Are mass bird deaths really that common?

I can’t help but write about the recent wildlife deaths that have been occurring all across the world. I paint dead birds every day but the news and images that have been popping up all over the internet, and now the main news channels, are quite disturbing – even to me.

Google’s map of wildlife deaths throughout the world.

With Fox news playing R.E.M.’s “End of the World” and sensationalizing (rather than de-escalating) the many apocalyptic theories that have been generated about these events (I place my vote for aliens), I have to wonder just how atypical these events are.

As anyone with the History channel will surely attest, our society has become rather obsessed with doomsday philosophies  – it would come as no surprise that the media would jump on such prophetic rumblings regardless of legitimate discrepancy.

In all the reading I’ve done about birds and their migratory habits I’ve become quite aware of how the slightest changes can have disastrous results. Discovery News agrees with this point of view and in their recent article Birds Falling From the Sky Not Unusual, reporter Emily Sohn reviews some of the history of such events, bringing to light how much these recent deaths have possibly been blown out of proportion in the media. An article by Seth Borenstien on Yahoo! news relates even more convincing (and well researched) information supporting the argument that mass die-offs aren’t at all that uncommon – in fact on average 163 such events are reported in North America alone.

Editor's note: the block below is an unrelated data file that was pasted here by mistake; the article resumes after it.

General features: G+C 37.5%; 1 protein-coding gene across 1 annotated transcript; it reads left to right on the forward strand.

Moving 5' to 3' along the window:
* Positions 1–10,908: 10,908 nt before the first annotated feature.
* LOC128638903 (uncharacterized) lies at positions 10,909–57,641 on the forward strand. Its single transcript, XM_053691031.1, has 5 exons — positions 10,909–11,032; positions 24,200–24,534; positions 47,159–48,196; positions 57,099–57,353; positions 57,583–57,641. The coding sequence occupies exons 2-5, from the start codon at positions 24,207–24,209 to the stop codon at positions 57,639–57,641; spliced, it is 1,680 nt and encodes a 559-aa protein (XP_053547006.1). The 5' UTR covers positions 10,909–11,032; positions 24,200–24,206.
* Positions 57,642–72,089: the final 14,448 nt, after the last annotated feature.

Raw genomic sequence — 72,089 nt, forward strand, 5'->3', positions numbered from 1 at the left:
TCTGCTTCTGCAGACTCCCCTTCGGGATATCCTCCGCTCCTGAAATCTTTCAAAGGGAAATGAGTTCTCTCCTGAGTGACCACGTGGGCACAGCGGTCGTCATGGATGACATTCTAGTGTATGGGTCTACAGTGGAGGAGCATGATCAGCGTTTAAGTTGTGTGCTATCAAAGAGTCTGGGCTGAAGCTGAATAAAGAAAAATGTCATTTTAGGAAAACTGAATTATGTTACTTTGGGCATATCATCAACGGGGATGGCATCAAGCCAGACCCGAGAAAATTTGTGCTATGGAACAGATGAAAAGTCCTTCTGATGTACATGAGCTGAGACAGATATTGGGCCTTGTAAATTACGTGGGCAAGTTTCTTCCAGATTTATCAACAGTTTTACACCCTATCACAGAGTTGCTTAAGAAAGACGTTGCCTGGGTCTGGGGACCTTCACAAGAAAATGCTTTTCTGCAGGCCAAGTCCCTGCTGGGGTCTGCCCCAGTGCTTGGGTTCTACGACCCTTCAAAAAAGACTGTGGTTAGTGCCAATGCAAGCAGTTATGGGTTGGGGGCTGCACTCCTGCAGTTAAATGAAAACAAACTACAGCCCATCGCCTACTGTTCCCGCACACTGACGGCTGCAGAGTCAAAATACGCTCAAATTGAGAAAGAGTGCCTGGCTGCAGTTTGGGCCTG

Despite such seemingly reassuring (and completely depressing) statistics, the reality that so many species have turned up dead all across the world on a regular basis is still alarming. Statistics of past occurrences are disconcerting and it seems that in general the cause is often theorized as a result of some human catalyst.

I’ve always been concerned with ecological issues and although my work is about personal and social concepts, I have never disregarded the fact that my works have an ecological undertone; I’m rather supportive of this interpretation.

Field Sparrow, 22x30, graphite on paper, 2010

The recent media hype about end-of-the-world mass deaths is scary to me, simply because I wasn’t aware of how often stuff like this happens. If anything, media exploitation does bring to light some very real ecological issues. I have little doubt that many of these events would have fallen into the abyss of internet archives were it not for the New Year’s Eve blackbirds in Beebe, AR (which did not so much fall from the sky as fly toward the ground in extreme confusion and terror).

I’m also a bit worried about the fallout of such focus on the reception of my work. I don’t want to be ‘pigeon holed’ into some category by events like this. My work is about a lot of things and none of them were rooted in recent media frenzy. In some ways the very first bits of news that surfaced provided some images that positively reinforced some of my visual ideas, but now that everything is being blown out of proportion – the threat of some perceive referential content is rather disconcerting. (Sigh)

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